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Vengeance Is Mine - Criterion Collection
Vengeance Is Mine - Criterion Collection
Actors: Ken Ogata, Rentar˘ Mikuni, Chocho Miyako, Mitsuko Baisho, Mayumi Ogawa
Director: Sh˘hei Imamura
Genres: Indie & Art House, Drama
UR     2007     2hr 19min



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Movie Details

Actors: Ken Ogata, Rentar˘ Mikuni, Chocho Miyako, Mitsuko Baisho, Mayumi Ogawa
Director: Sh˘hei Imamura
Creators: Shinsaku Himeda, Keiichi Uraoka, Kazuo Inoue, Masaru Baba, Ryuzo Saki
Genres: Indie & Art House, Drama
Sub-Genres: Indie & Art House, Drama
Studio: Criterion Collection
Format: DVD - Color,Widescreen - Subtitled
DVD Release Date: 05/15/2007
Original Release Date: 10/17/1979
Theatrical Release Date: 10/17/1979
Release Year: 2007
Run Time: 2hr 19min
Screens: Color,Widescreen
Number of Discs: 1
SwapaDVD Credits: 1
Total Copies: 0
Members Wishing: 14
Edition: Criterion Collection
MPAA Rating: Unrated
Languages: Japanese
Subtitles: English

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Movie Reviews

Kgar | SF, CA | 05/27/2007
(5 out of 5 stars)

"Again, Shohei Imamura's total control of his craft shows itself in his brutal masterpiece Vengeance Is Mine. This true story follows Iwao Enokizu (Ken Ogata), a con artist, thief and killer. The film starts with Enokizu's capture and uses unusual, but brilliantly effective editing and pacing to unravel the story of his life. We see Enokizu as a troubled boy in a strict Catholic home and turn into a scam artist and womanizer. As an adult Enokizu's resentment towards his religous father is compounded by rumors of an affair with the father and Enokizu's wife. As his hatered grows stronger and his crimes become more serious, we see first hand Enokizu's downward spiral into murder and the devastating consequences for those around him.

The disturbing nature of this film doesn't lie in it's gore factor (there are very few actual murder scenes), but rather with the non-judgemental view taken of the killer. Imamura neither glorifies nor condems Enokizu. He simply lets the character exist, and lets his inherent nihilism reveal itself. This nihilism is something that both Enokizu and the audience must grapple with throughout the film. Ultimately, Enokizu can only kill innocent people, being too much of a coward to face those he truly hates. This is fully realized in two emotionally gutwrenching scenes at the end of the film; one with Enokizu's lover and another with his father.

The family drama, the cat-and-mouse game between Enokizu and the cops, and some interesting third-act revalations make this two hour plus film quite an undertaking. Don't watch it while making dinner. But with the great acting (Ken Ogata especially), outstanding editing, interesting shooting locations and masterful direction, Imamura takes this messy story and turns it into an artistic, esoteric thriller. A sort of japanese Taxi Driver. The ending is pure Imamura; a poetic farewell to Enokizu that is both eerily enigmatic and profoundly meaningful."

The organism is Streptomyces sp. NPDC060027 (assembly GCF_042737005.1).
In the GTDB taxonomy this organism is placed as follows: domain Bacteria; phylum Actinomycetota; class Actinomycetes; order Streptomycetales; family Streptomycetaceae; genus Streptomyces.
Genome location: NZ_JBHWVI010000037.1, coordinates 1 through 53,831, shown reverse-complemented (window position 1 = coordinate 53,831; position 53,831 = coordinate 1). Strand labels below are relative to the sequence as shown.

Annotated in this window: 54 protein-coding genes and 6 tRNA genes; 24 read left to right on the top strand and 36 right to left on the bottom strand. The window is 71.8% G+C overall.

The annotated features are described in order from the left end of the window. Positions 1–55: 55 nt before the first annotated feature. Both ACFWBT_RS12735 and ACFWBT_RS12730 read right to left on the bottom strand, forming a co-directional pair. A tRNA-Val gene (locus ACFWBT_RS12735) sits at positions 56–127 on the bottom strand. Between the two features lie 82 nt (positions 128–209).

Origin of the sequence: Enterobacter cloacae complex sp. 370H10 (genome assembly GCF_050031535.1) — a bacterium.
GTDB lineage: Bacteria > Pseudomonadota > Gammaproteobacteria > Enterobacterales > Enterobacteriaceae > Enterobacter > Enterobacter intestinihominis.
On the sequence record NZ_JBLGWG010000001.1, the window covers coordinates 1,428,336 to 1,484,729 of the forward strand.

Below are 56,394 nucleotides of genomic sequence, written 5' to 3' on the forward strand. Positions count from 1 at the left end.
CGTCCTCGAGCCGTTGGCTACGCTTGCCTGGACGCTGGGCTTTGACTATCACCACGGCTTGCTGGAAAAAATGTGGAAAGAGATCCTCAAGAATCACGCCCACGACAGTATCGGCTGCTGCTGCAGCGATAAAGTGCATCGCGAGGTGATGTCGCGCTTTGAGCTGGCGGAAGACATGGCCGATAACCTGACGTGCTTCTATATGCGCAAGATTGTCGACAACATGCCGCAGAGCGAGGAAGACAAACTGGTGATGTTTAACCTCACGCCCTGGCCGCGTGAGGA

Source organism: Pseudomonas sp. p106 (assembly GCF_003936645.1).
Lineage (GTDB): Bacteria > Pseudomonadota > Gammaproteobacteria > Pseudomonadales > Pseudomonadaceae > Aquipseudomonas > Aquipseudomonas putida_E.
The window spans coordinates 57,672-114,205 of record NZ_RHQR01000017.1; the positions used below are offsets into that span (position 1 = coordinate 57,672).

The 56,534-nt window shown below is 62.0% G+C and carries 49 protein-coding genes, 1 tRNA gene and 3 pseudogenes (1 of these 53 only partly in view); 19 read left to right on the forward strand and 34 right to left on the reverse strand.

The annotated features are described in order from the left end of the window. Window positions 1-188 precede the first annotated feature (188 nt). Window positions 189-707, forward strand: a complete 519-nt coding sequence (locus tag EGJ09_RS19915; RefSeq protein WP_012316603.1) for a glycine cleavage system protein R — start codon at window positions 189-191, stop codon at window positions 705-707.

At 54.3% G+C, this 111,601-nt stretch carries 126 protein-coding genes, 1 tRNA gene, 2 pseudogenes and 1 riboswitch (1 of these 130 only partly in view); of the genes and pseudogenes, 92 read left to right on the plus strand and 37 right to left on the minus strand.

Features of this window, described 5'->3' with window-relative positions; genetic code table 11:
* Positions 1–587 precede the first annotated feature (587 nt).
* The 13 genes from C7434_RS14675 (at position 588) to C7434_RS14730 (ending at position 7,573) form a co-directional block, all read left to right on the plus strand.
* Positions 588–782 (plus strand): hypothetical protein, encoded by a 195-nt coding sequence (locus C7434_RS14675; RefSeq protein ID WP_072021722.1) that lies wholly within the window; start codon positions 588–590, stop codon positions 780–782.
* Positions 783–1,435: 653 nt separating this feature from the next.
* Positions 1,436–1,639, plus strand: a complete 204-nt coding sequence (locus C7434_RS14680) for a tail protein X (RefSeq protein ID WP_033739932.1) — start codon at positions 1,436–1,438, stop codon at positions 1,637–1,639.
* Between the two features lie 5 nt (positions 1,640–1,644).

On many complexities of the human soul...
eserhan | ISTANBUL, ESENTEPE Turkey | 02/22/2002
(4 out of 5 stars)

"In the beginning of Vengeance, there is a key scene of the film's main character. He is unrinating, in order to wash his hands off the blood of his victim. He then notices he's under a tree, wipes his hands with his jacket and picks an apple. He takes a bite and spits. However, the point -we understand as the story unfolds engrossingly to contain many other characters in similarly true moments- is in fact to lay bare the human soul. Immamura achieves very successfuly this main objective, through his immense storytelling powers: the over the top performances he pulls from his superb cast and his brilliant melding of the many subplots.(The editing here, in my opinion, is one the best works ever done in a movie.) In a little over two hours, Vengeance speaks volumes about the many complexities of the human soul and offers many opportunities to confront its dark side. Thus, it is not an easy movie to watch. Yet it offers many insights to the Japanese culture, and is a great point to start knowing the Japanese cinema as well. Highly recommended."
Gripping from start to finish
Zack Davisson | 09/10/2000
(5 out of 5 stars)

"In this highly ambiguous tale of moral uncertainty--both in terms of the killer himself and all those around him (his father, his wife, his lover and her mother), Imamura is at the top of his game. I saw this film at a film festival in Berkeley the first time and it haunted me for a long long time. The commentary on the back cover of the VHS says it best "Imamura's refusal to either despise or forgive his protagonist makes the movie a devestating experience.""
Zack Davisson | 04/21/1999
(5 out of 5 stars)

"Imamura constucts a telling portrait of an impassive sociopath. The pacing is purposefully slow and minimal, giving the killer character ample room to reveal himself while both doing the simplest things and, especially, when interacting with those around him. This film is the higher brained cousin of Henry: Portrait of a Serial Killer.I think its important to note that the killer in Vengeance is Mine, is by no means a serial killer. I've heard him described as that, and its a misinformed judgement. A serial killers pathology revolves around sex. In this film, the killer murders out of a distance, a coldness for human life. He kills for money, shelter, for survival, having little care (although he does try) for anyones life but his own."